BEIJING (Reuters) - China and Russia on Tuesday unveiled boundary markers delineating the eastern section of their border, hailing the agreement as an example for the rest of the world in solving territorial disputes.
China and Russia in July signed a pact that finally settled the demarcation of their 4,300-km (2,672-mile) border, the scene of armed clashes at the height of the Cold War, and on Tuesday confirmed it had officially taken effect.
Chinese Foreign Ministry spokesman Qin Gang said the resolution of the dispute was a lesson for the world.
“The experience of China and Russia in settling these remaining border disputes further shows that peaceful dialogue and fair and reasonable consultation on equal basis is an effective way,” Qin told a news conference. “This sets an example for the international community.”
Russia is eager to boost exports of oil, gas and nuclear products to China, the world’s second biggest consumer of oil and power, though China’s growing world clout is watched with some anxiety by Moscow’s elite.
Russia, whose $1.3 trillion economy is booming for a tenth straight year, has forged close ties with China on a number of world issues, including Iran and North Korea.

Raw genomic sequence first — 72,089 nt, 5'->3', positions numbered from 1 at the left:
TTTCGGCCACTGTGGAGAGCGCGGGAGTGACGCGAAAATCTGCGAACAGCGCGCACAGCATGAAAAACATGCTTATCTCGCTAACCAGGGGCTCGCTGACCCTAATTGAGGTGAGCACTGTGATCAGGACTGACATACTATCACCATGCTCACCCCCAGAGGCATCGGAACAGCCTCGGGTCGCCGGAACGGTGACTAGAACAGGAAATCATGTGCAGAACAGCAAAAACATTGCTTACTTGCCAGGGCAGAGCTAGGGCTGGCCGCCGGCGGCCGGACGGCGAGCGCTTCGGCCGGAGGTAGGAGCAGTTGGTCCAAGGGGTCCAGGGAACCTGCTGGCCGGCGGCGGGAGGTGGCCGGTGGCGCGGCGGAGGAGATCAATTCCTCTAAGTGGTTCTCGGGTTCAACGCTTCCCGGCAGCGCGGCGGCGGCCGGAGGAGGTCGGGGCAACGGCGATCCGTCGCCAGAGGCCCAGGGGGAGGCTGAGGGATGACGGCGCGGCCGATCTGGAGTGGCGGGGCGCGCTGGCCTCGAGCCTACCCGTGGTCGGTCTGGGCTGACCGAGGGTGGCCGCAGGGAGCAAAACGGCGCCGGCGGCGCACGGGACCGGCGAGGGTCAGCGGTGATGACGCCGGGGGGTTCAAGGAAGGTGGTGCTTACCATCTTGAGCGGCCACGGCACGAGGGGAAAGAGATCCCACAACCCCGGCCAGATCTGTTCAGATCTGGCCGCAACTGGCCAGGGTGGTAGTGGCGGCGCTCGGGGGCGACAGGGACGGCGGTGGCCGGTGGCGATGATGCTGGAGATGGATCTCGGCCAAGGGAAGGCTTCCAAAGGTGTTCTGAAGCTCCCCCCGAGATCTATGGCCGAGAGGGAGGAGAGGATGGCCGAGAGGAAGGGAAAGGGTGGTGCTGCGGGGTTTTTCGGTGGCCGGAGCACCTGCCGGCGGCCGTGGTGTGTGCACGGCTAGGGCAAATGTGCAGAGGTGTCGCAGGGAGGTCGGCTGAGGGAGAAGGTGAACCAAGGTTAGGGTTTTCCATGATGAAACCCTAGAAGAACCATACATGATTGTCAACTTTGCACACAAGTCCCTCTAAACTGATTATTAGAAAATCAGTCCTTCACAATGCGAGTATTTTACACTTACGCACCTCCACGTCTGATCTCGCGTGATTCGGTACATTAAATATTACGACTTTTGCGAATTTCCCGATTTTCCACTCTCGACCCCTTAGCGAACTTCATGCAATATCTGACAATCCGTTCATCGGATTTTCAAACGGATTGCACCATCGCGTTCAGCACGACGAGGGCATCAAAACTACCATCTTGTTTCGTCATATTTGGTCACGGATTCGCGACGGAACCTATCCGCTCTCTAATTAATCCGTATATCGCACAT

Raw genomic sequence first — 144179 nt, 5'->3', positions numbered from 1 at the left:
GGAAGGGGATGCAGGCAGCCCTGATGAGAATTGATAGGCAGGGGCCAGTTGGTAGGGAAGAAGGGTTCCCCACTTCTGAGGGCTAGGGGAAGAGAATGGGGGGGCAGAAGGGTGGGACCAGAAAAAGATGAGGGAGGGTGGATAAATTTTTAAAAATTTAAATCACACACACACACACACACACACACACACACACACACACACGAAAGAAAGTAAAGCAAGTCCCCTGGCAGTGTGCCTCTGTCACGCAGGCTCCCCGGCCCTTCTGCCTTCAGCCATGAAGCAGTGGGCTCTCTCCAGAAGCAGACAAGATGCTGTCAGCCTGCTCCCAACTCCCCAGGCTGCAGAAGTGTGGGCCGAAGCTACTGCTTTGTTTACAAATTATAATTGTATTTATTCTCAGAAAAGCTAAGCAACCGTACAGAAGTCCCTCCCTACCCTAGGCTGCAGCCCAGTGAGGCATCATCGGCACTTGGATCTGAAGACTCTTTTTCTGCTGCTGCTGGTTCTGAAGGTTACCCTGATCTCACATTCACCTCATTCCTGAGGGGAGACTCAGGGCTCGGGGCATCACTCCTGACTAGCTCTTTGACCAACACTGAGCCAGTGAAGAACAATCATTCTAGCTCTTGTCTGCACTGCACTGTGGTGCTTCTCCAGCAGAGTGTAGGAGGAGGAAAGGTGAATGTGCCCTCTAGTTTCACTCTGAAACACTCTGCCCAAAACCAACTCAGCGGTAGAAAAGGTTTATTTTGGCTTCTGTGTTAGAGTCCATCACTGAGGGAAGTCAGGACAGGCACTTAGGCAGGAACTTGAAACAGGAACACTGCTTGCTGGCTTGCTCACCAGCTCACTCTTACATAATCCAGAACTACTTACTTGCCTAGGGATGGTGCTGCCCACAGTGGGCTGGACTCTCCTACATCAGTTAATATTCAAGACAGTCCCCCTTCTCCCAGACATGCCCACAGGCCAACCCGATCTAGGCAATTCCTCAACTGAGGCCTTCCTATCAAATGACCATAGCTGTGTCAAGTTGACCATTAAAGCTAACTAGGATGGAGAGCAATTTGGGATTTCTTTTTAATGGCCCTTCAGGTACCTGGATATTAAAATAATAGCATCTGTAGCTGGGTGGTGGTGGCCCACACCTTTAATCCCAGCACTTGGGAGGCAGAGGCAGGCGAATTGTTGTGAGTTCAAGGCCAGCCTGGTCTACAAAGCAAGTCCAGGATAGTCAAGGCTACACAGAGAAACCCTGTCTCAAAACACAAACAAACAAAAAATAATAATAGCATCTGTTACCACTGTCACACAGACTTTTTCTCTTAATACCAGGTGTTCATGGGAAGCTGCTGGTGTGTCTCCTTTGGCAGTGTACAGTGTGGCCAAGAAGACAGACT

But relations over the past century have run hot and cold.
China and the Soviet Union went from being best friends in the 1950s to suspicious rivals a decade later when they fought a series of border skirmishes after falling out over ideological principles.
The two countries signed an agreement on demarcation of the eastern part of their border in 1991, followed by a supplementary agreement in 2004. A pact on the western border was signed in 1994.
The two sides unveiled the boundary markers in the northeast Chinese province of Heilongjiang.
Reporting by Chris Buckley; Writing by Nick Macfie; Editing by Jeremy Laurence
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